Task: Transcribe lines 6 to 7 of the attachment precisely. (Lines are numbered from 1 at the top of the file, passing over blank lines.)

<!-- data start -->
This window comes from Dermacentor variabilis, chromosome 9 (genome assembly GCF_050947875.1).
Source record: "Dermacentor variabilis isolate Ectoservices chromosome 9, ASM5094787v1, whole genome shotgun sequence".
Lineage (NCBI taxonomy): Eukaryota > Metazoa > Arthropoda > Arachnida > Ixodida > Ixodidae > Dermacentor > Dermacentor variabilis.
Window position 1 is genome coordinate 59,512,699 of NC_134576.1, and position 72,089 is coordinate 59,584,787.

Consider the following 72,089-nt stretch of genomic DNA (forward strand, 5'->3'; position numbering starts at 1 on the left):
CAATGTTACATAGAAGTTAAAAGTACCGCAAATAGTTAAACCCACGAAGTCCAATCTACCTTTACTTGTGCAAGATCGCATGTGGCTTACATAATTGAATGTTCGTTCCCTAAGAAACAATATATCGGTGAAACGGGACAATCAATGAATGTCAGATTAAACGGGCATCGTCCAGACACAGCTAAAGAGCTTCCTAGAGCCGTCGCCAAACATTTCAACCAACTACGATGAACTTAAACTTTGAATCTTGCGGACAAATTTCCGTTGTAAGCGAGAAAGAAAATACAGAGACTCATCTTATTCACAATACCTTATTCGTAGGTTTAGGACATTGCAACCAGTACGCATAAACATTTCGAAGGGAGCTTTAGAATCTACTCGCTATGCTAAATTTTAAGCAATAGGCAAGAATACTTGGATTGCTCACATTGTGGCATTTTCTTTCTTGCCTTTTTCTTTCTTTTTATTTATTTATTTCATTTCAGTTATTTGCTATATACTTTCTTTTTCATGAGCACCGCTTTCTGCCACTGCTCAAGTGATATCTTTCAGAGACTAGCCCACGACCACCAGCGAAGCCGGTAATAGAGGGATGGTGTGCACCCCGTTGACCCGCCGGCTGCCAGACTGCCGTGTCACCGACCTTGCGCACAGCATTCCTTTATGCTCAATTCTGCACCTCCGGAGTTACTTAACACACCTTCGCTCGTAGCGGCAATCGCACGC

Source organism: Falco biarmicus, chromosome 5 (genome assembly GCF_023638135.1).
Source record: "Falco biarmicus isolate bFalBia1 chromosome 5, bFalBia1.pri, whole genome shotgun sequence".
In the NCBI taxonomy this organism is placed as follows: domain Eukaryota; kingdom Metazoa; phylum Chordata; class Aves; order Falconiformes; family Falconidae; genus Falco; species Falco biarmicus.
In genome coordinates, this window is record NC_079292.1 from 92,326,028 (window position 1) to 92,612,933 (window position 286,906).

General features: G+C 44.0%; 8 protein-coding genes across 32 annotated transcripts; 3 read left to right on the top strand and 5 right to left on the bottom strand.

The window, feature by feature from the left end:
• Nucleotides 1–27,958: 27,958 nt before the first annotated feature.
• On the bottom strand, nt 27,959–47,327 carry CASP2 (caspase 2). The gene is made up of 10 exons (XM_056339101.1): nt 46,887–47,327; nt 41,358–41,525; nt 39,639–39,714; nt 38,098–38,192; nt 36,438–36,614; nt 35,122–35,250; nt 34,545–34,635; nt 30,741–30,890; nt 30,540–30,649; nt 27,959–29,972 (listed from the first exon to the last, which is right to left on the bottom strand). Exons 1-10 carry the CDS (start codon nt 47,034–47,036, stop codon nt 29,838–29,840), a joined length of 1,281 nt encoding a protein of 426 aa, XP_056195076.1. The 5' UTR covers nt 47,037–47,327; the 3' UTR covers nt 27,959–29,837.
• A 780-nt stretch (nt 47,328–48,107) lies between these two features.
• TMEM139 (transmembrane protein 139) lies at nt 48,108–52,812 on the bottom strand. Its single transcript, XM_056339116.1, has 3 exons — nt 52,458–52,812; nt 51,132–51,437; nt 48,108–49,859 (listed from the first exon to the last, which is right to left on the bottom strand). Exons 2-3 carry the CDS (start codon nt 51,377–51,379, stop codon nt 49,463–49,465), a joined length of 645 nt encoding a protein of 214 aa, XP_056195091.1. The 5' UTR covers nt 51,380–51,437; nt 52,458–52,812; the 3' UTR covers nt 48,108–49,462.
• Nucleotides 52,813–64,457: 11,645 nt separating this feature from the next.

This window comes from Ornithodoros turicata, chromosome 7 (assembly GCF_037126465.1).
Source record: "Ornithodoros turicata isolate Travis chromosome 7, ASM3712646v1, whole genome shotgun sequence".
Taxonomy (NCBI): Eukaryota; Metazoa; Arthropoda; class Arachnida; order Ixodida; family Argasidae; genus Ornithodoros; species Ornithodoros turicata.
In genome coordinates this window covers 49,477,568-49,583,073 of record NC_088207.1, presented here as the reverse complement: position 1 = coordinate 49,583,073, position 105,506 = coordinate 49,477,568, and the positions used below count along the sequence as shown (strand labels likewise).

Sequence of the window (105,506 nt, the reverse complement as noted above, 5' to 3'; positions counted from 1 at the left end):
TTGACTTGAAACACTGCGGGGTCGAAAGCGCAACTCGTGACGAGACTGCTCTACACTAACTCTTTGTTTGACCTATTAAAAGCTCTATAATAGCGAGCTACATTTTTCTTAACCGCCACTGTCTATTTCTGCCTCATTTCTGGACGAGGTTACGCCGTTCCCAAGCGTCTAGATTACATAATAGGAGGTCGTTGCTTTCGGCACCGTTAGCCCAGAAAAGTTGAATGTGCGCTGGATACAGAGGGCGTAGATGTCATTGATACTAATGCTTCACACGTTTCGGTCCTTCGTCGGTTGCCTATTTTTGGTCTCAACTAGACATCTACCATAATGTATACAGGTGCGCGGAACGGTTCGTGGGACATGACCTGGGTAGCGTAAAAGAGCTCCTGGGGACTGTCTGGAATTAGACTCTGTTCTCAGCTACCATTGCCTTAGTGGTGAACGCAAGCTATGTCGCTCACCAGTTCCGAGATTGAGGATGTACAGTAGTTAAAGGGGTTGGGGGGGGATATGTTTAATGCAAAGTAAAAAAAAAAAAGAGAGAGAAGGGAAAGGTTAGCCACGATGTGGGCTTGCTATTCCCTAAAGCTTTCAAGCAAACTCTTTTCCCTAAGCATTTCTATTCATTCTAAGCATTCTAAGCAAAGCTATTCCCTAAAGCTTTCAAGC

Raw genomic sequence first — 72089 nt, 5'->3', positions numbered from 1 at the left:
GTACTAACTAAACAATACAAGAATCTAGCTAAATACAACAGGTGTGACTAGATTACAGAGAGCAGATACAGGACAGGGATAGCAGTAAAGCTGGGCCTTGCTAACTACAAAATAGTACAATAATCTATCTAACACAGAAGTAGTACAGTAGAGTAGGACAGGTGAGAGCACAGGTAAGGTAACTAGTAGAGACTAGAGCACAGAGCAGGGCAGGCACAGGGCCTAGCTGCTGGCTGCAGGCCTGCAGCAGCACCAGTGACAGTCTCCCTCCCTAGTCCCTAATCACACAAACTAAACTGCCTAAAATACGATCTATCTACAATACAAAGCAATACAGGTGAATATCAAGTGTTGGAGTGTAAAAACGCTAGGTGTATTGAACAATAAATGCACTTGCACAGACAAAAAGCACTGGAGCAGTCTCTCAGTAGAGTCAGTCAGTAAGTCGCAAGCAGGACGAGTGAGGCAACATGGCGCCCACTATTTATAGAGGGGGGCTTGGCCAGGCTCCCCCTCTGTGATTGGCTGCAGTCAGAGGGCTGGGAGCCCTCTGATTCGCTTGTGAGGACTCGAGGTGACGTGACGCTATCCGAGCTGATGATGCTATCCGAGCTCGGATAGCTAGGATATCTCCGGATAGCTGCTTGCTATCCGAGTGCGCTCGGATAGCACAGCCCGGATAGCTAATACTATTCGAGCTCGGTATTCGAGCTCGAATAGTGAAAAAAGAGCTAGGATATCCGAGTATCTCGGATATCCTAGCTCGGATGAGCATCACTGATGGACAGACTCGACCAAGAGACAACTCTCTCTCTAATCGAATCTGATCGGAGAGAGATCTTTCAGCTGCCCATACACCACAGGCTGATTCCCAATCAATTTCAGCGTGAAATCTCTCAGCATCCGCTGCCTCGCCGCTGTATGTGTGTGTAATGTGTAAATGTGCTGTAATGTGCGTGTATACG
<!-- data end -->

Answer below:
CAATGTTACATAGAAGTTAAAAGTACCGCAAATAGTTAAACCCACGAAGTCCAATCTACCTTTACTTGTGCAAGATCGCATGTGGCTTACATAATTGAATGTTCGTTCCCTAAGAAACAATATATCGGTGAAACGGGACAATCAATGAATGTCAGATTAAACGGGCATCGTCCAGACACAGCTAAAGAGCTTCCTAGAGCCGTCGCCAAACATTTCAACCAACTACGATGAACTTAAACTTTGAATCTTGCGGACAAATTTCCGTTGTAAGCGAGAAAGAAAATACAGAGACTCATCTTATTCACAATACCTTATTCGTAGGTTTAGGACATTGCAACCAGTACGCATAAACATTTCGAAGGGAGCTTTAGAATCTACTCGCTATGCTAAATTTTAAGCAATAGGCAAGAATACTTGGATTGCTCACATTGTGGCATTTTCTTTCTTGCCTTTTTCTTTCTTTTTATTTATTTATTTCATTTCAGTTATTTGCTATATACTTTCTTTTTCATGAGCACCGCTTTCTGCCACTGCTCAAGTGATATCTTTCAGAGACTAGCCCACGACCACCAGCGAAGCCGGTAATAGAGGGATGGTGTGCACCCCGTTGACCCGCCGGCTGCCAGACTGCCGTGTCACCGACCTTGCGCACAGCATTCCTTTATGCTCAATTCTGCACCTCCGGAGTTACTTAACACACCTTCGCTCGTAGCGGCAATCGCACGC

Source organism: Falco biarmicus, chromosome 5 (genome assembly GCF_023638135.1).